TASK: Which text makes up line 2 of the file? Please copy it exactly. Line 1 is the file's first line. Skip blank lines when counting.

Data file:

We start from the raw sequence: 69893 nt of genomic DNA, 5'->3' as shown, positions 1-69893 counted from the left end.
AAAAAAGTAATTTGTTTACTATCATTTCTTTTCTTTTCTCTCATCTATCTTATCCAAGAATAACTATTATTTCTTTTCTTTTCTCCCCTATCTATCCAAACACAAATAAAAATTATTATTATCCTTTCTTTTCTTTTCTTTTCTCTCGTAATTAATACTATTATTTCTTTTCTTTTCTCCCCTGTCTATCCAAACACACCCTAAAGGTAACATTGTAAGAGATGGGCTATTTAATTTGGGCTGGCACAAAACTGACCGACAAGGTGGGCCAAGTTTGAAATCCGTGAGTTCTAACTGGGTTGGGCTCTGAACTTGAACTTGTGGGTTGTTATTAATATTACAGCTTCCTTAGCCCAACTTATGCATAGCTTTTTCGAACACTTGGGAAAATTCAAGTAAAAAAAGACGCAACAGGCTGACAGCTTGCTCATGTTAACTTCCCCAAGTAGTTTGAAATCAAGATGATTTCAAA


AAAAAAGTAATTTGTTTACTATCATTTCTTTTCTTTTCTCTCATCTATCTTATCCAAGAATAACTATTATTTCTTTTCTTTTCTCCCCTATCTATCCAAACACAAATAAAAATTATTATTATCCTTTCTTTTCTTTTCTTTTCTCTCGTAATTAATACTATTATTTCTTTTCTTTTCTCCCCTGTCTATCCAAACACACCCTAAAGGTAACATTGTAAGAGATGGGCTATTTAATTTGGGCTGGCACAAAACTGACCGACAAGGTGGGCCAAGTTTGAAATCCGTGAGTTCTAACTGGGTTGGGCTCTGAACTTGAACTTGTGGGTTGTTATTAATATTACAGCTTCCTTAGCCCAACTTATGCATAGCTTTTTCGAACACTTGGGAAAATTCAAGTAAAAAAAGACGCAACAGGCTGACAGCTTGCTCATGTTAACTTCCCCAAGTAGTTTGAAATCAAGATGATTTCAAA